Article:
- The nature, timing and location of Hizbullah’s response to the killing of Hizbullah commander Imad Mughniyeh will be very closely co-ordinated with the Iranian foreign intelligence services to ensure success, precision and impact.
- Despite the heightened tensions along the Lebanon-Israel borders and the antagonistic rhetoric from Hizbullah towards Israel, Hizbullah’s revenge operation will be very carefully calculated and sorted out in a way that protects the Shia group’s achievements in Lebanon and Iran’s and Syria’s interests in the Middle East.
- The most probable revenge scenario is a terrorist attack outside the conflict zone, either inside Israel or against Israeli or Jewish interests overseas.
After the 6 March terrorist attack at a Jerusalem seminary, and little more than a month after the assassination of top Hizbullah commander Imad Mughniyeh in Damascus by a car bomb – a murder which Hizbullah accuses the Israeli intelligence service Mossad of committing – Israel remains braced for a response from the Shia militant group.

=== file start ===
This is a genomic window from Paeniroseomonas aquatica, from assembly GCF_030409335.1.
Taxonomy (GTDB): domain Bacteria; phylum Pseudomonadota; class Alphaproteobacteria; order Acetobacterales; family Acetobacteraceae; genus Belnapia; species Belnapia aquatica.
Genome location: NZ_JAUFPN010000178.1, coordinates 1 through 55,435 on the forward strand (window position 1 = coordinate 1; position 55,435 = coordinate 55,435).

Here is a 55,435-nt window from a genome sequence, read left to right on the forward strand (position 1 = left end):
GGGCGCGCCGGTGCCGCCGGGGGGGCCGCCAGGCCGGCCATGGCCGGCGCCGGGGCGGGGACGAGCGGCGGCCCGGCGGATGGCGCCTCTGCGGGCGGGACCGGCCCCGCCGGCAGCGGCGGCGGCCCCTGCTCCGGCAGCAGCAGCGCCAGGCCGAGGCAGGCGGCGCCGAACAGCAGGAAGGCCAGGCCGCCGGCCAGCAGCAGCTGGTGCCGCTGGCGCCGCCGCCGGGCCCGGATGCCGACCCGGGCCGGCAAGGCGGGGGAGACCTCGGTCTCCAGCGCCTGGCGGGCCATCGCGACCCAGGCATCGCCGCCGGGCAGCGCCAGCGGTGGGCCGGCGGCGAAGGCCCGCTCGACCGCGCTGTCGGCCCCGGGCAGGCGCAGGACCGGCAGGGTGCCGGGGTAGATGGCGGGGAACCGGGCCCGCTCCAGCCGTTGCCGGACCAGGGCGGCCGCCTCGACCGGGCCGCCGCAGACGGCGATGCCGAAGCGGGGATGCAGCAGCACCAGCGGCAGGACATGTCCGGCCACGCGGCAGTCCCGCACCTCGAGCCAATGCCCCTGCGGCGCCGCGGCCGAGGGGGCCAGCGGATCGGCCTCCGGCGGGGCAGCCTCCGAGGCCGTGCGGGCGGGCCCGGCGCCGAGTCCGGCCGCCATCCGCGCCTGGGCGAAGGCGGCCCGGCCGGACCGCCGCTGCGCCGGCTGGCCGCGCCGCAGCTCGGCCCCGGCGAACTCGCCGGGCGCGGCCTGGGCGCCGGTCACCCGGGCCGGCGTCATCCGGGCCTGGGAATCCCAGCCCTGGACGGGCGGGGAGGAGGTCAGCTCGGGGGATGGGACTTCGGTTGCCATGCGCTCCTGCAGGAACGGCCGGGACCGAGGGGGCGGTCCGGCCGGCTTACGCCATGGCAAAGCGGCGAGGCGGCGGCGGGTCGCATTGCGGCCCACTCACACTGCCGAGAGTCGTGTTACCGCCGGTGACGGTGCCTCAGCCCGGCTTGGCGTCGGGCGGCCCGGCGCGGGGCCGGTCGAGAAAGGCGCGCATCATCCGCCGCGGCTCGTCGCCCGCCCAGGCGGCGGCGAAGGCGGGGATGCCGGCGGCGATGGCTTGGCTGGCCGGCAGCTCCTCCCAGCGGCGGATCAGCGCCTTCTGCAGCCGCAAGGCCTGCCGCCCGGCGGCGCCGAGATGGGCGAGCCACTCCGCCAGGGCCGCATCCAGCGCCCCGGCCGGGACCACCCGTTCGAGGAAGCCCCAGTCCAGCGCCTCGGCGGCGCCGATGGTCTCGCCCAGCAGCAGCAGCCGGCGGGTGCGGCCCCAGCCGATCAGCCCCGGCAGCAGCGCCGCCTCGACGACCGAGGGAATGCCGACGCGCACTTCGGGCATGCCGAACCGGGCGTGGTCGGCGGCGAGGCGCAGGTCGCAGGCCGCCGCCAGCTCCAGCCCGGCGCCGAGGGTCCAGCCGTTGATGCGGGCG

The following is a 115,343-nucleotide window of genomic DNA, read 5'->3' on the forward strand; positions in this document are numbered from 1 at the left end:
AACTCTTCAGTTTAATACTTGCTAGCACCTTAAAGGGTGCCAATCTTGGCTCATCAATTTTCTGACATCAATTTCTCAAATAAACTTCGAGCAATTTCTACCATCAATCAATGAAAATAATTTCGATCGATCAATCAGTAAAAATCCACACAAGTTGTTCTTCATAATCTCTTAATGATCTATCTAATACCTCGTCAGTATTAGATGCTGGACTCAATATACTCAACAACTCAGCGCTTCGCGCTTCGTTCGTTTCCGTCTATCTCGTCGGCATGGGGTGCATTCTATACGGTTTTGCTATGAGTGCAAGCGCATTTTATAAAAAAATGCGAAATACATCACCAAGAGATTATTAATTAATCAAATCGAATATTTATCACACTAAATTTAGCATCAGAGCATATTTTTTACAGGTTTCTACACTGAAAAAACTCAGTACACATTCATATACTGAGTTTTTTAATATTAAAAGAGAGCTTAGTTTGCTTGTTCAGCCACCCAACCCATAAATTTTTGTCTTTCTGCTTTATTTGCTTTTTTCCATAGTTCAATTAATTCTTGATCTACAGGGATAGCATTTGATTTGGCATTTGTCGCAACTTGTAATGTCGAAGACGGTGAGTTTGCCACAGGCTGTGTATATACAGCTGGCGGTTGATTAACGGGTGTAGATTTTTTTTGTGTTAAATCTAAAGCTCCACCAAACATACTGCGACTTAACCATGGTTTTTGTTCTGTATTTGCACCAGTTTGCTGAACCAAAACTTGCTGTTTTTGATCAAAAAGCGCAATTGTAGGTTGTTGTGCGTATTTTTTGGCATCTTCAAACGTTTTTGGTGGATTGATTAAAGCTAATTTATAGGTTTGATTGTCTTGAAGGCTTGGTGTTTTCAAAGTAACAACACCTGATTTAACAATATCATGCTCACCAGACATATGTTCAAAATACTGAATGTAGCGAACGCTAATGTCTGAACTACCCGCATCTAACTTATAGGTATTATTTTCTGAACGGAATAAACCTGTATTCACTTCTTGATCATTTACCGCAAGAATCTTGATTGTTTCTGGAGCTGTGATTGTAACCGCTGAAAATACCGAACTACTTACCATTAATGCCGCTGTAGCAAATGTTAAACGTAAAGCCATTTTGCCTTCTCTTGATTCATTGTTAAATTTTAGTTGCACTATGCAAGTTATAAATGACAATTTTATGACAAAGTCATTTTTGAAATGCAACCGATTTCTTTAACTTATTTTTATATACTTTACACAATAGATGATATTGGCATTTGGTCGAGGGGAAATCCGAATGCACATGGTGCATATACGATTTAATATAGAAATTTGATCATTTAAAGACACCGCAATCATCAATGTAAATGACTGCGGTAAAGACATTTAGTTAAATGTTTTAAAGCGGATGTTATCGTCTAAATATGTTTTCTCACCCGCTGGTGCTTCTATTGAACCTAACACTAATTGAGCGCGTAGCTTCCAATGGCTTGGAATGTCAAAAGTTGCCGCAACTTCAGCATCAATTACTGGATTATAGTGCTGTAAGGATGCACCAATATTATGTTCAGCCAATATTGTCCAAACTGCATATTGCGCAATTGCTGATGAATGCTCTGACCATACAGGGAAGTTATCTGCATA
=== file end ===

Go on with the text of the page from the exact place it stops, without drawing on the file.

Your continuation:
Israel has ordered land, air and naval forces on alert and deployed anti-missile batteries along the Lebanon-Israeli border. Meanwhile, Hizbullah’s secretary general Hassan Nasrallah declared “open war” on Israel during a fiery speech at Mughniyeh’s funeral.
The antagonistic rhetoric towards Israel aside, Hizbullah will be very carefully calculating its revenge options to avoid an escalation on the Lebanon-Israel borders or dragging Iran and Syria in a regional war against Israel and possibly the United States. Hizbullah’s retaliation scenario will, therefore, be closely co-ordinated with Iranian intelligence and is likely to take place outside the conflict zone along the Israel-Lebanon borders. Therefore, while the terrorist attack in Jerusalem on 6 March which killed eight rabbinical students may be connected to Hizbullah, it is more likely to be a Palestinian response to Israel’s military offensive in Gaza. If history is any guide, Hizbullah will likely opt for a more targeted and spectacular response to what took place in Jerusalem.
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I think it's unusual for the chief of staff to go on a trip, particularly on a trip this long. The chief of staff is usually more of a chief operating officer in the White House itself, and normally when your principal—whether it's the president himself or the head of Cabinet agency—goes abroad, you have his deputy and those folks staying behind to help manage operations in his absence.